Text: H.Res.254 — 106th Congress (1999-2000)All Information (Except Text)

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Engrossed in House (11/18/1999)

 
[Congressional Bills 106th Congress]
[From the U.S. Government Printing Office]
[H. Res. 254 Engrossed in House (EH)]


                 In the House of Representatives, U.S.,

                                                     November 18, 1999.
Whereas diversity and tolerance are essential principles of an open and free 
        society;
Whereas all people deserve to be safe within their communities, free to live, 
        work and worship without fear of violence and bigotry;
Whereas crimes motivated by hatred against African-Americans, Jews, Asian-
        Americans, or other groups undermine the fundamental values of our 
        Nation;
Whereas the communities of Skokie, the West Rogers Park neighborhood of Chicago, 
        Northbrook, and Urbana, Illinois, and Bloomington, Indiana, were 
        terrorized by hate crimes over the Fourth of July weekend, a time when 
        our Nation celebrates its commitment to freedom and liberty;
Whereas hate crimes tear at the fabric of American society, leave scars on 
        victims and their families, and weaken our sense of community and 
        purpose;
Whereas Ricky Byrdsong, at age 43, was a loving husband and father, an inspiring 
        community leader, and a former basketball coach at Northwestern 
        University;
Whereas Ricky Byrdsong was a man of deep religious faith who touched the lives 
        of countless people and whose death is mourned by his family, friends,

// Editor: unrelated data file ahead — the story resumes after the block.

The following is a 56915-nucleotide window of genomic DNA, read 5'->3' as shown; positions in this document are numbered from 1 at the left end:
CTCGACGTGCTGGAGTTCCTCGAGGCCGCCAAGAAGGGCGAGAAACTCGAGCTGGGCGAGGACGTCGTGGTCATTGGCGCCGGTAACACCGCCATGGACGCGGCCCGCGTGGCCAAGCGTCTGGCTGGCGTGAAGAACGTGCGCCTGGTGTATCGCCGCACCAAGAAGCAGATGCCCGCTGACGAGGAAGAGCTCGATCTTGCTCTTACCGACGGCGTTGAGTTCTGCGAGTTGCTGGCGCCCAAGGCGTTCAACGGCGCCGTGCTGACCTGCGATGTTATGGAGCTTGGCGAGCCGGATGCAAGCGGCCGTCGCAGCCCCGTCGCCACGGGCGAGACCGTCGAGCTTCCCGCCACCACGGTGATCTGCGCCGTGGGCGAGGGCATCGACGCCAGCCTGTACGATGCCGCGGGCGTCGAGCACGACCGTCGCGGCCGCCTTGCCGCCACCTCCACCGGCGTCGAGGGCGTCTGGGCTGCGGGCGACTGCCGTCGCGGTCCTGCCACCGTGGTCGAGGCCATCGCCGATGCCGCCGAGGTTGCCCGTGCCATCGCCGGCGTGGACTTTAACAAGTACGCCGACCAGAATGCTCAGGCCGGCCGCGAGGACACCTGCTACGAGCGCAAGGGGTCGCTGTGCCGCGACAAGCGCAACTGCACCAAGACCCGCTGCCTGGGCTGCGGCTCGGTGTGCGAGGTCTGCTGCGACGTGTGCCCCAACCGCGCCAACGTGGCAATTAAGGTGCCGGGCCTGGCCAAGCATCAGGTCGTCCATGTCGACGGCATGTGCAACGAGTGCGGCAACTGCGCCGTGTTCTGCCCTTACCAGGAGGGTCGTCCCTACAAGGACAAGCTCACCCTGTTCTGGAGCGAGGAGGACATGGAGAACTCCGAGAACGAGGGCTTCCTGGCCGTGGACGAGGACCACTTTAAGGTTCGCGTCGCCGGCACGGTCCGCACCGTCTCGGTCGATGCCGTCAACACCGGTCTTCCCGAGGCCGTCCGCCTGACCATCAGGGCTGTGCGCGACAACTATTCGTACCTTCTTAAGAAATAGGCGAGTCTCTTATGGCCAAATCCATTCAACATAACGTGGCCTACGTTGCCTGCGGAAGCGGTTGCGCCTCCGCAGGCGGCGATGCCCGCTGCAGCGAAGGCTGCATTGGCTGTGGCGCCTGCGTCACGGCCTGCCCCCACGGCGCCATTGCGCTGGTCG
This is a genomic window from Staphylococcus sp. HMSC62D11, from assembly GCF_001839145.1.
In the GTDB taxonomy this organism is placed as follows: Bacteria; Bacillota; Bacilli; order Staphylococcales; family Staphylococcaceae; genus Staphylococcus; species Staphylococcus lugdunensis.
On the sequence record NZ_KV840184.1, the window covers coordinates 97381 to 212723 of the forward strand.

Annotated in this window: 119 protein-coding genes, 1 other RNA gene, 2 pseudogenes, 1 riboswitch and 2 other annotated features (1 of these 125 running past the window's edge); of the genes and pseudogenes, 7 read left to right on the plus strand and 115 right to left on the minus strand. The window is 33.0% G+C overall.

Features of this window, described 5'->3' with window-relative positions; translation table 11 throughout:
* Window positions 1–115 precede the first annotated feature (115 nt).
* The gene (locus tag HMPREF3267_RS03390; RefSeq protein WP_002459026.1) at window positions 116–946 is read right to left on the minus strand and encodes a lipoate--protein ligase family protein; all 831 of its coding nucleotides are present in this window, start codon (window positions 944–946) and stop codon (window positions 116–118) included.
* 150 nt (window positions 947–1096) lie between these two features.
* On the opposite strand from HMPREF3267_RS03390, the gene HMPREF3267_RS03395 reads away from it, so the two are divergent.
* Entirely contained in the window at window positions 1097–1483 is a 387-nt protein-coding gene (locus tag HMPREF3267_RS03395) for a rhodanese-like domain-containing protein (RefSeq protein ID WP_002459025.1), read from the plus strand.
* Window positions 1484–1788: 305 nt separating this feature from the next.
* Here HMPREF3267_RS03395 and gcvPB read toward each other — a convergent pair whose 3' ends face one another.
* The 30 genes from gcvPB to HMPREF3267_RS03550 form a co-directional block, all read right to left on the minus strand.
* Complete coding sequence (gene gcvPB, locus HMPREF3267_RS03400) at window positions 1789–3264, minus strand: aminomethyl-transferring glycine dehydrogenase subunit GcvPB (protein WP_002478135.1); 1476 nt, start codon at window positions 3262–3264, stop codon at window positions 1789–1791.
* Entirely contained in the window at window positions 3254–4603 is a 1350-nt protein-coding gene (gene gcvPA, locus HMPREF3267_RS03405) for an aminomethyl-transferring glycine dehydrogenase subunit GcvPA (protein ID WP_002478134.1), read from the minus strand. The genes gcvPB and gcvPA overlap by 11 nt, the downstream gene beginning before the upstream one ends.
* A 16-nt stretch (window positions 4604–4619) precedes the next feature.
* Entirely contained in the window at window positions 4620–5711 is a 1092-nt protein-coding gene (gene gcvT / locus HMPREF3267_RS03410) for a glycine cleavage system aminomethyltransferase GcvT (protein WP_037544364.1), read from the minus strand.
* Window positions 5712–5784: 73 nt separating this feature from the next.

and community, and by the Nation;
Whereas Won-Joon Yoon, at age 26, was the only son in a family of 6, and was 
        soon to become a doctoral student in Economics at Indiana University;
Whereas Won-Joon Yoon was a man who, through his demeanor and firmly-held 
        Christian beliefs, positively influenced those who knew him, and whose 
        death is mourned by his family, friends, and community, and by the 
        citizens of the United States and Korea; and
Whereas individuals who commit crimes based on hate and bigotry must be held 
        responsible for their actions and must be stopped from spreading 
        violence: Now, therefore, be it
    Resolved, That the House of Representatives--
            (1) condemns the senseless violence that occurred in Illinois and 
        Indiana over the Fourth of July weekend;
            (2) conveys its deepest sympathy to the victims and their families;
            (3) condemns the culture of hate and the hate groups that foster 
        such violent acts;
            (4) commends the communities of Illinois and Indiana for uniting to 
        condemn these acts of hate in their neighborhoods;
            (5) commends the efforts of Federal, State, and local law 
        enforcement officials; and
            (6) reaffirms its commitment to a society that fully respects and 
        protects all people, regardless of race, religion, or ethnicity.
            Attest:

                                                                          Clerk.

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